Before I wrap up this blog for good with this final post, here are my top 8 tips for beginner painters based on what I’ve learned these past few months.
This was a rough one, guys. Not sure what I did wrong — maybe I added too much water to the paint, or maybe I used the wrong kind of canvas? — but it didn’t turn out how I imagined…
This is kind of how it was supposed to look, according this tutorial by Azure11.
Beautiful ocean wave-like paintings, right? Not so much for me.
Let me use this failure to say, be sure to buy the right kind of canvas for your painting project.
- Cotton duck canvas is common and cheap, but easily stretched.
- Linen canvas is weaved tighter than cotton duck canvas, making it ideal for detailed paintings
- Watercolor canvas (as opposed to watercolor paper) allows the paint to stay wet longer
- Canvas panels are what I use for these weekly paintings because they’re cheap and sturdy, but I wouldn’t necessarily recommend them for any serious projects
I honestly almost threw the painting away, it was a mess! Have you ever had a similar experience?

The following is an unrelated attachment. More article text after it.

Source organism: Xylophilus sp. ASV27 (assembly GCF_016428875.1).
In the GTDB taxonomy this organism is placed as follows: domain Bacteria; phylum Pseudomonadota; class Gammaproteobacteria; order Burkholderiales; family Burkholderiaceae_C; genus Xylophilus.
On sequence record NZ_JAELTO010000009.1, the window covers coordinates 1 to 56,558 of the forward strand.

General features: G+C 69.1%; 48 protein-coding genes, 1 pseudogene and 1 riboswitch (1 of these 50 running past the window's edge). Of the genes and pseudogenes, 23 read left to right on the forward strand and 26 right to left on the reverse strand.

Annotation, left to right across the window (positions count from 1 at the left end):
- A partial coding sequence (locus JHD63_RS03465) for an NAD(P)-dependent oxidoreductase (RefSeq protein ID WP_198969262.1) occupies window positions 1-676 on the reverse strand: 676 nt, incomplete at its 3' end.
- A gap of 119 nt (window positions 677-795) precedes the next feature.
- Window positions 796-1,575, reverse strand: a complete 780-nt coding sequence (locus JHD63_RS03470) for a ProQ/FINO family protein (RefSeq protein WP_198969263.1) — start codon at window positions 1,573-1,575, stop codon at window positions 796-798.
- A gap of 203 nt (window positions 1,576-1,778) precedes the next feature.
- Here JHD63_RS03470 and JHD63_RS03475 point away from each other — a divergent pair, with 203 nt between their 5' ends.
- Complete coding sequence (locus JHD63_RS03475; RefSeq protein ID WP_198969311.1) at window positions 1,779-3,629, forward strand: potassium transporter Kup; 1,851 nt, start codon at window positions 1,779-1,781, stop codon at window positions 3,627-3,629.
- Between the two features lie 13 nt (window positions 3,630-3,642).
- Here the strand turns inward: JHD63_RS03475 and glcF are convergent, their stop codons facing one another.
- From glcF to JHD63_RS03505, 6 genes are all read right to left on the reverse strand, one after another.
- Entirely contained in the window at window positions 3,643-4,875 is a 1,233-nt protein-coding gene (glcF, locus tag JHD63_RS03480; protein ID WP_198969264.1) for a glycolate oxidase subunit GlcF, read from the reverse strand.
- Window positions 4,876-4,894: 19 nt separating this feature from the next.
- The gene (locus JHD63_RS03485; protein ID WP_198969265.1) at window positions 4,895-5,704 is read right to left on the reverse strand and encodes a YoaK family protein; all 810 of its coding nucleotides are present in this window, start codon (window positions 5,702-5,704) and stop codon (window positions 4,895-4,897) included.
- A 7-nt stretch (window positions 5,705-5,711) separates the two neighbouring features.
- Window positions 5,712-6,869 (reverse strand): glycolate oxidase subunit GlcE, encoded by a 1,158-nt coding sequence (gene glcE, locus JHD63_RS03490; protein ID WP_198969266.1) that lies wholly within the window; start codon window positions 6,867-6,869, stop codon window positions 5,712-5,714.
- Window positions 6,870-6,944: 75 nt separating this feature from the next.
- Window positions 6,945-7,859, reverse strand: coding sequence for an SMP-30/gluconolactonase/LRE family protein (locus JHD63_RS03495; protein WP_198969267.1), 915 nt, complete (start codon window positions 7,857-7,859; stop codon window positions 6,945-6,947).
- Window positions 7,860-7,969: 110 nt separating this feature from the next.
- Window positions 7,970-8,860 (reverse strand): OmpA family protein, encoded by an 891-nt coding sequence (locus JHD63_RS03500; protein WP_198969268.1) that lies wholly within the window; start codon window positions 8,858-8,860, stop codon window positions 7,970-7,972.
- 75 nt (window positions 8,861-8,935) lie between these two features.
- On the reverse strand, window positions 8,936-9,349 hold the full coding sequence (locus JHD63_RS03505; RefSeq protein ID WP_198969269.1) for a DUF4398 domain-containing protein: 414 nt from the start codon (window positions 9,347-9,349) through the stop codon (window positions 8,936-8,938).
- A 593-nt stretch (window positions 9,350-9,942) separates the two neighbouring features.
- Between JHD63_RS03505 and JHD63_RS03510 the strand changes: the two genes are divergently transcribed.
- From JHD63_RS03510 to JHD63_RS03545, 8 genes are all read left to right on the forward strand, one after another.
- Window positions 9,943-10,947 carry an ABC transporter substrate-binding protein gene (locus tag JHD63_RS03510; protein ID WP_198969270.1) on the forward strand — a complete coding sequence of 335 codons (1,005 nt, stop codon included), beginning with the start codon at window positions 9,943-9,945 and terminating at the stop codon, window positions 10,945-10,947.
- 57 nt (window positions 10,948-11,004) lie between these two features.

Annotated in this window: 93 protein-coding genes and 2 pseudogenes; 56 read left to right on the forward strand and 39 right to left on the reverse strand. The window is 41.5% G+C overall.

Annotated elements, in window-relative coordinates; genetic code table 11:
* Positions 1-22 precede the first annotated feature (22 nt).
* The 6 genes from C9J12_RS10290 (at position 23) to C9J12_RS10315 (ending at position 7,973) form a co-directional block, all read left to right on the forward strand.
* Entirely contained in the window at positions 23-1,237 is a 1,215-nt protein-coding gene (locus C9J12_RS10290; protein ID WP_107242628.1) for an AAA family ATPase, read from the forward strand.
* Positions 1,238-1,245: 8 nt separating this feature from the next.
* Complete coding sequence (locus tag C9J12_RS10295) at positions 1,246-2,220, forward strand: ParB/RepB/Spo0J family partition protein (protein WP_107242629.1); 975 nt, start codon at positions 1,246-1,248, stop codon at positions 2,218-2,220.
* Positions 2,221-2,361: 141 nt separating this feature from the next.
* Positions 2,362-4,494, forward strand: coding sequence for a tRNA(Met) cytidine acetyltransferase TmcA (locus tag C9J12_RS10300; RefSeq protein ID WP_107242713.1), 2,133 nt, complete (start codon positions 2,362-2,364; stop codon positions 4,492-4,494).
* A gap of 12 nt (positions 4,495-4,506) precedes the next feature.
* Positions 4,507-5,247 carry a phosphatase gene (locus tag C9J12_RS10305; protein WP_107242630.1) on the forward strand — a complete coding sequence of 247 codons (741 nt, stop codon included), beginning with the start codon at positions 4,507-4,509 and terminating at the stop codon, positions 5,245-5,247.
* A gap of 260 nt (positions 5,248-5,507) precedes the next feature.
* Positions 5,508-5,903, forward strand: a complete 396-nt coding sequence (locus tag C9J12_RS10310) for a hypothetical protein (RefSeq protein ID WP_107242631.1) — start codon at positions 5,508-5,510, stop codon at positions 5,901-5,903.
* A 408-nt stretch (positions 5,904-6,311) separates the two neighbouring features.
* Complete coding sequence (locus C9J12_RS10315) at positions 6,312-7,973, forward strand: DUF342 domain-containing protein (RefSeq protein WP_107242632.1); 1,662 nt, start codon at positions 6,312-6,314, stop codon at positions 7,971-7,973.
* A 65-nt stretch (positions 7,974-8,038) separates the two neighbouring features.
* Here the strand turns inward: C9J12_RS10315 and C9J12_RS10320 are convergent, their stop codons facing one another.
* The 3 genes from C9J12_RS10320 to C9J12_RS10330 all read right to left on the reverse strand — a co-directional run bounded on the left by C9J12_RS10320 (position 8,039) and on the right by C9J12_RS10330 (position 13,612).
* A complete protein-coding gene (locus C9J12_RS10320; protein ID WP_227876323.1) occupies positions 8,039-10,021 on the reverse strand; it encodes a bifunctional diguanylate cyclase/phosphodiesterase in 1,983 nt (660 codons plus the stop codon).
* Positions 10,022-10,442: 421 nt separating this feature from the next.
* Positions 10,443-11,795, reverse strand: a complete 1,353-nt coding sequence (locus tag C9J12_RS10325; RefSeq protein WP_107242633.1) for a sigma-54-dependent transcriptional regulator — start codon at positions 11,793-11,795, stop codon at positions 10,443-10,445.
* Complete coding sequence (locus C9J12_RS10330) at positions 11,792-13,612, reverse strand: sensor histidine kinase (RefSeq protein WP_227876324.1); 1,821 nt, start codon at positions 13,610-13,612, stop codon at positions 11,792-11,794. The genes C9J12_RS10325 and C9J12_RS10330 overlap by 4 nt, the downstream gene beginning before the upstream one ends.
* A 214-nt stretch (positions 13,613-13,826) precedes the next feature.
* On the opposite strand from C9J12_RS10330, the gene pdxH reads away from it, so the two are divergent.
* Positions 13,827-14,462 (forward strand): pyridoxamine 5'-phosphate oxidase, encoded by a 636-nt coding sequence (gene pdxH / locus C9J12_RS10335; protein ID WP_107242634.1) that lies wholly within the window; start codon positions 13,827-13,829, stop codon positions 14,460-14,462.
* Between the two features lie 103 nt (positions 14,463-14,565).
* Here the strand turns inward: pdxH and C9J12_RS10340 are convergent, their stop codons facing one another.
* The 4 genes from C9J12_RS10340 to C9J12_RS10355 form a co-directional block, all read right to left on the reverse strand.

Paint flowers in a rush with a flick of your brush. This flower garden painting is based on a tutorial by Tammy Northrup, who has a lot of splattered paintings similar to the one she highlights in her tutorial I referenced.
She suggests watercolors for the background. Since I only own acrylic paint, I watered the paint down to make it thinner and easier to spread. What’s the difference between the two paints? Mainly, watercolor tends to be more transparent, making it great for layering. Acrylic paint is opaque, so you can’t add a transparent layer over other layers. Acrylic also dries faster.
BONUS: My dog makes an appearance in this week’s video. 🙂
Which do you like better, watercolors or acrylics? Answer below, or tell me about what project you’re working on now!